Packhorse bridge at Watendlath
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Blea Tarn Gill, 700 feet (210 m) above Watendlath Tarn, provides the tarn with its water. Water from Watendlath Tarn flows into the beck of the same name and eventually feeds Lodore Falls, and ends up in Derwent Water.
The tarn is 7 acres (28,000 m2) in size, with a maximum depth of 56 feet (17 m). It was given to the National Trust by Queen Victoria's daughter, Princess Louise, in memory of her brother, King Edward VII.
Watendlath is within the Copeland UK Parliamentary constituency and the North West England European Parliamentary constituency. Trudy Harrison is the Member of parliament.
The traditional Lakeland farm in Watendlath is rented out by the National Trust and, as is the case with Lakeland farms owned by the Trust, the herd of Herdwick sheep are owned by the Trust and not the farmer, changing hands with each tenant. This is part of the National Trust's policy aimed at ensuring this rare breed's survival.
Fold Head Farm house was used by Sir Hugh Walpole as the fictional home of Judith Paris in his Herries Saga of four novels published in the early 1930s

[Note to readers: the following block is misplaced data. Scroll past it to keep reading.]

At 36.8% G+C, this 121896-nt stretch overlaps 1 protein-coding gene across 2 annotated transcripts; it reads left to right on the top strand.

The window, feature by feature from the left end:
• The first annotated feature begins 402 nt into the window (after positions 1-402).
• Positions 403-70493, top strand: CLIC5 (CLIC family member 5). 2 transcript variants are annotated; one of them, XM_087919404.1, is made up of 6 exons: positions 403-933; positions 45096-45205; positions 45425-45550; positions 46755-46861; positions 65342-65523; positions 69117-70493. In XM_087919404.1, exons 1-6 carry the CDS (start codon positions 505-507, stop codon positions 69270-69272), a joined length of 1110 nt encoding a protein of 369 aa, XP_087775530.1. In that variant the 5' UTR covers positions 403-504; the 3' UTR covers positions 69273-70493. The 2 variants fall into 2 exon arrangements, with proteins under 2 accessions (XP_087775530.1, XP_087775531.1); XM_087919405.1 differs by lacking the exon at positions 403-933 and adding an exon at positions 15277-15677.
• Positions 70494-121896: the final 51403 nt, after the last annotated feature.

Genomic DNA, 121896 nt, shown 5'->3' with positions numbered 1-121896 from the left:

Edmund Casson's poem The Wise Kings of Borrowdale:
Watendlath is reached by a minor road from the Borrowdale road (B5289). The single track unmarked road winds its way up over Ashness Bridge, which is a traditional stone-built bridge and a very famous landmark. Motorists encountering any traffic coming in the opposite direction on the single track road must use the passing places that are provided. Near the bridge is a cairn to the Lakeland fell-runner Robert Graham, who in 1932 set a Lakeland 24-hour record of 42 tops, which was not equalled for 28 years.
One famous painting of Watendlath is by Dora Carrington and this picture hangs in the Tate Gallery.
During the period 1917-21 Carrington's subjects were mostly intimate portraits and landscapes. The painting depicts Watendlath Farm, where the newly-wed Carrington spent a summer holiday with her husband and their friends in 1921. Among the guests was her husband's friend, Gerald Brenan, with whom she developed a mutual attraction. The identity of the two figures in white is not known.